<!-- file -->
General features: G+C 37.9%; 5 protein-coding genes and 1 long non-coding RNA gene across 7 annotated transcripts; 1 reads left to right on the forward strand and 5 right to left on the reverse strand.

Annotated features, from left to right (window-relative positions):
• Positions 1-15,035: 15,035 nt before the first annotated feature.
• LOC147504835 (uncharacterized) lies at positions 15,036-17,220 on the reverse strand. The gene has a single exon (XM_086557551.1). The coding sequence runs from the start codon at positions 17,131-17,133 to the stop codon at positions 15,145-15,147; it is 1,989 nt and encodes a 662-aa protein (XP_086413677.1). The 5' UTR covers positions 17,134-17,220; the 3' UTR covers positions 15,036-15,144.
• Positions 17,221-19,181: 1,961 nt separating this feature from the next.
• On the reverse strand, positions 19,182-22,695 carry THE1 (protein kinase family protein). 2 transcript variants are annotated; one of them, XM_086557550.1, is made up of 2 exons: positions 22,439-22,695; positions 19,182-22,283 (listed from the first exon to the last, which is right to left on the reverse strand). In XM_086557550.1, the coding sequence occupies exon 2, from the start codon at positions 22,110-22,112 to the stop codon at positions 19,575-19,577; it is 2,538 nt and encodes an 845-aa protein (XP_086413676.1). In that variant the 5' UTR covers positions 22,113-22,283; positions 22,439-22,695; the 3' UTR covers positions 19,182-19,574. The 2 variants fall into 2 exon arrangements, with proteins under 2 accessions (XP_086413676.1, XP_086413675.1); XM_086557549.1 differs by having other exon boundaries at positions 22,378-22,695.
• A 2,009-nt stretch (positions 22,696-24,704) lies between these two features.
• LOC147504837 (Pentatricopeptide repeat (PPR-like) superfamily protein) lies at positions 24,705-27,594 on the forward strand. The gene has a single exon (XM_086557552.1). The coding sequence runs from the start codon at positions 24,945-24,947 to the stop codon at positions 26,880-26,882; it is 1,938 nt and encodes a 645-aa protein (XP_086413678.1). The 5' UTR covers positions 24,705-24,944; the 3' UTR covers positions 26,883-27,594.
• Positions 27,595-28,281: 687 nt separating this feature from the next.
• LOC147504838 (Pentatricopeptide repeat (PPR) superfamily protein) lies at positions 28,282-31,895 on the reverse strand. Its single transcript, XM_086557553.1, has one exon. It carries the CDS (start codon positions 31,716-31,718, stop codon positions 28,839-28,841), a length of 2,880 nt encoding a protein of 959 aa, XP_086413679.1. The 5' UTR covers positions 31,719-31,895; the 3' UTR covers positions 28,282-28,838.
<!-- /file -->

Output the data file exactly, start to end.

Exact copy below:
General features: G+C 37.9%; 5 protein-coding genes and 1 long non-coding RNA gene across 7 annotated transcripts; 1 reads left to right on the forward strand and 5 right to left on the reverse strand.

Annotated features, from left to right (window-relative positions):
• Positions 1-15,035: 15,035 nt before the first annotated feature.
• LOC147504835 (uncharacterized) lies at positions 15,036-17,220 on the reverse strand. The gene has a single exon (XM_086557551.1). The coding sequence runs from the start codon at positions 17,131-17,133 to the stop codon at positions 15,145-15,147; it is 1,989 nt and encodes a 662-aa protein (XP_086413677.1). The 5' UTR covers positions 17,134-17,220; the 3' UTR covers positions 15,036-15,144.
• Positions 17,221-19,181: 1,961 nt separating this feature from the next.
• On the reverse strand, positions 19,182-22,695 carry THE1 (protein kinase family protein). 2 transcript variants are annotated; one of them, XM_086557550.1, is made up of 2 exons: positions 22,439-22,695; positions 19,182-22,283 (listed from the first exon to the last, which is right to left on the reverse strand). In XM_086557550.1, the coding sequence occupies exon 2, from the start codon at positions 22,110-22,112 to the stop codon at positions 19,575-19,577; it is 2,538 nt and encodes an 845-aa protein (XP_086413676.1). In that variant the 5' UTR covers positions 22,113-22,283; positions 22,439-22,695; the 3' UTR covers positions 19,182-19,574. The 2 variants fall into 2 exon arrangements, with proteins under 2 accessions (XP_086413676.1, XP_086413675.1); XM_086557549.1 differs by having other exon boundaries at positions 22,378-22,695.
• A 2,009-nt stretch (positions 22,696-24,704) lies between these two features.
• LOC147504837 (Pentatricopeptide repeat (PPR-like) superfamily protein) lies at positions 24,705-27,594 on the forward strand. The gene has a single exon (XM_086557552.1). The coding sequence runs from the start codon at positions 24,945-24,947 to the stop codon at positions 26,880-26,882; it is 1,938 nt and encodes a 645-aa protein (XP_086413678.1). The 5' UTR covers positions 24,705-24,944; the 3' UTR covers positions 26,883-27,594.
• Positions 27,595-28,281: 687 nt separating this feature from the next.
• LOC147504838 (Pentatricopeptide repeat (PPR) superfamily protein) lies at positions 28,282-31,895 on the reverse strand. Its single transcript, XM_086557553.1, has one exon. It carries the CDS (start codon positions 31,716-31,718, stop codon positions 28,839-28,841), a length of 2,880 nt encoding a protein of 959 aa, XP_086413679.1. The 5' UTR covers positions 31,719-31,895; the 3' UTR covers positions 28,282-28,838.